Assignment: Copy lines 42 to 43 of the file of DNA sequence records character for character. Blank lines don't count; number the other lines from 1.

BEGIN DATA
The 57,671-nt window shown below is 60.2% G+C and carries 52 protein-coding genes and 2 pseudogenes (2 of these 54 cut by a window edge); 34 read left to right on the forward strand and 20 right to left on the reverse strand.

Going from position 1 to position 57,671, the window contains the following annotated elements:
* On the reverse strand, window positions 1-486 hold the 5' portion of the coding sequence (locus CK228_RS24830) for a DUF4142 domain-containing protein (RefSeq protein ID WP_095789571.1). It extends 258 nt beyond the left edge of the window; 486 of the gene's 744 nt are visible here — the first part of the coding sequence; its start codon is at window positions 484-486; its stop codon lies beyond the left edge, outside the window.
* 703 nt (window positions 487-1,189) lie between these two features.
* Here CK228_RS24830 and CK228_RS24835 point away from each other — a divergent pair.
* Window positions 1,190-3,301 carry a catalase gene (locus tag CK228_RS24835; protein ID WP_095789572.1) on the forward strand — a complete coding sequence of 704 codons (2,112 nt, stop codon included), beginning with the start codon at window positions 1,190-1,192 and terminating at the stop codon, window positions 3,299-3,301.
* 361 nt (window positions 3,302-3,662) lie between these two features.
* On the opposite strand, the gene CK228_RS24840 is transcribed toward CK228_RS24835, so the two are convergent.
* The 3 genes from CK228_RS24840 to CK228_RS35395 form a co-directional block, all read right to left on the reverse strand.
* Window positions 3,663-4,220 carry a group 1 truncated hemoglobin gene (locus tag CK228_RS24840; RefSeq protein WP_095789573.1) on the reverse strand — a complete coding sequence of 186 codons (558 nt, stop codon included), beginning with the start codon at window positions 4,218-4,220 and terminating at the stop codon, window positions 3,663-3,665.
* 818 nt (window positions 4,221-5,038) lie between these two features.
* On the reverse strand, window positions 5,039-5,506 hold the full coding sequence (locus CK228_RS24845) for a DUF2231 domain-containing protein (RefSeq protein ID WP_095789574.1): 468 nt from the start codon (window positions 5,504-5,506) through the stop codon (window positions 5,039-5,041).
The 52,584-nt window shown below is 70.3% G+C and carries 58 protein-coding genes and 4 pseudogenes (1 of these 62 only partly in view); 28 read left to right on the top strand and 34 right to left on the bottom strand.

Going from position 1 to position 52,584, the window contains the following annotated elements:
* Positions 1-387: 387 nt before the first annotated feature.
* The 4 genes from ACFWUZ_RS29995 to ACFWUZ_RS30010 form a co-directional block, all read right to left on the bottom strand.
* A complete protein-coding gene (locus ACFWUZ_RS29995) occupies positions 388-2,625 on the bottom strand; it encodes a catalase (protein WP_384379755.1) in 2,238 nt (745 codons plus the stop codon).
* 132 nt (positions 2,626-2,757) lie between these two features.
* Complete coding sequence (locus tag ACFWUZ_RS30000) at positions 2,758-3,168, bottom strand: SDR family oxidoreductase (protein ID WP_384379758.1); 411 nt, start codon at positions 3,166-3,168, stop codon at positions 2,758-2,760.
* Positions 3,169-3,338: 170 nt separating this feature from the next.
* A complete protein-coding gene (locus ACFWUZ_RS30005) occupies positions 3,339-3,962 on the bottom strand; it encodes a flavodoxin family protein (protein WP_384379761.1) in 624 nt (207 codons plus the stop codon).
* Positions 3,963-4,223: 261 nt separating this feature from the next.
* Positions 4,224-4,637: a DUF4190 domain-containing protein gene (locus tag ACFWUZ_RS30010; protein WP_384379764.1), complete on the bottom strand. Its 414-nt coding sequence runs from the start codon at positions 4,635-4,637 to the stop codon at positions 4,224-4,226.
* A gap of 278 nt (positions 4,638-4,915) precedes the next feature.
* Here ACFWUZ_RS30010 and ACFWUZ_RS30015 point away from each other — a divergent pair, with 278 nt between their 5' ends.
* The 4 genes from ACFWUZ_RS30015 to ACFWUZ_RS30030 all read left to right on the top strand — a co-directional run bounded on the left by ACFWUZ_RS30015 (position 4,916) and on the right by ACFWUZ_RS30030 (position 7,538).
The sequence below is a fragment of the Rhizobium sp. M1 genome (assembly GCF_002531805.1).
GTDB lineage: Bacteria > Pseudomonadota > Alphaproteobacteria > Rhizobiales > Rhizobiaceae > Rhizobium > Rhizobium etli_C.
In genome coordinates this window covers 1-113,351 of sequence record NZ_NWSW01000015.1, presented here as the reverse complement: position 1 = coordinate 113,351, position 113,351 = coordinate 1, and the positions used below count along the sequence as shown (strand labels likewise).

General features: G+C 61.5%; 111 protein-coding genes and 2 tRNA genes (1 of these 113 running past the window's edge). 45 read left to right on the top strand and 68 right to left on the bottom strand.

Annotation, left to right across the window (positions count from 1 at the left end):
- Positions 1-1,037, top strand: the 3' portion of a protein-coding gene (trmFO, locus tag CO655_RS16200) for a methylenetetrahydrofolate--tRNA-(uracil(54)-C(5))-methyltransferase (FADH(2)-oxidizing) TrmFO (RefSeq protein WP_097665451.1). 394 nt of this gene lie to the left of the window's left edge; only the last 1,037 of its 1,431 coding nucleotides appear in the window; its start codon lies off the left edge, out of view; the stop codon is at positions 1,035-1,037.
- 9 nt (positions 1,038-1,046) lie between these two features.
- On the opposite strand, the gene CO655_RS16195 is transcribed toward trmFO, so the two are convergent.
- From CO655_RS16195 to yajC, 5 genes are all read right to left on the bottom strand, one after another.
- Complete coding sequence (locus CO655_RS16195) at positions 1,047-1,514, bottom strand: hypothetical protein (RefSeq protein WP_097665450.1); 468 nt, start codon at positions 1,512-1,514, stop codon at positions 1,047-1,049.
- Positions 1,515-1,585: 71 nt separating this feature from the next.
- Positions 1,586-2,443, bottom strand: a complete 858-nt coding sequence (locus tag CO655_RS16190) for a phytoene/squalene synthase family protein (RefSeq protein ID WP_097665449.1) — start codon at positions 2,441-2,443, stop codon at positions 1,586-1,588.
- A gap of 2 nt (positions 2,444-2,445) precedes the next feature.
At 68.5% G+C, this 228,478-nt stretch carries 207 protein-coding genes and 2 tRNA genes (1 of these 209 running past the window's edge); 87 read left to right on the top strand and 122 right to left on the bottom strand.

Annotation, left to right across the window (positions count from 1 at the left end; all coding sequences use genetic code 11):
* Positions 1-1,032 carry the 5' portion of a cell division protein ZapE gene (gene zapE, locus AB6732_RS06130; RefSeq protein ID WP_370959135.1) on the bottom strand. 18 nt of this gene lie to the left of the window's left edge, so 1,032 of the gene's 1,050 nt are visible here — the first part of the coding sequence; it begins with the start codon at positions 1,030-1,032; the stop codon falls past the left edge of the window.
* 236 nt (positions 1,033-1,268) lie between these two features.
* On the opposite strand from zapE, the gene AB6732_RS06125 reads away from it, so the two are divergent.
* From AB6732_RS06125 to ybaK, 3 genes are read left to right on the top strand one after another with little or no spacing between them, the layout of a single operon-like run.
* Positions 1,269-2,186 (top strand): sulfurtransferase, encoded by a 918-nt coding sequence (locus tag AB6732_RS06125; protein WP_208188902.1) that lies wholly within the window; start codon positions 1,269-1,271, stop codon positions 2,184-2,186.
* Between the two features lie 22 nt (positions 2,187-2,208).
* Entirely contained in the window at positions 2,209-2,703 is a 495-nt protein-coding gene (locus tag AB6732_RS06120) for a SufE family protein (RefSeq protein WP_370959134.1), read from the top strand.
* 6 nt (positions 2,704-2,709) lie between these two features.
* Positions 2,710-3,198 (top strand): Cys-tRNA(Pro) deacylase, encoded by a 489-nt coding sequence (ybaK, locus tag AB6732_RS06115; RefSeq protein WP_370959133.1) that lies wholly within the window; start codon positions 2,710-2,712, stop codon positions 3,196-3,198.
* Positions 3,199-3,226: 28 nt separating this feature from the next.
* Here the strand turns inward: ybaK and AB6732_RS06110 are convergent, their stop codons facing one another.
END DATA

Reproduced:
* Positions 1-1,032 carry the 5' portion of a cell division protein ZapE gene (gene zapE, locus AB6732_RS06130; RefSeq protein ID WP_370959135.1) on the bottom strand. 18 nt of this gene lie to the left of the window's left edge, so 1,032 of the gene's 1,050 nt are visible here — the first part of the coding sequence; it begins with the start codon at positions 1,030-1,032; the stop codon falls past the left edge of the window.
* 236 nt (positions 1,033-1,268) lie between these two features.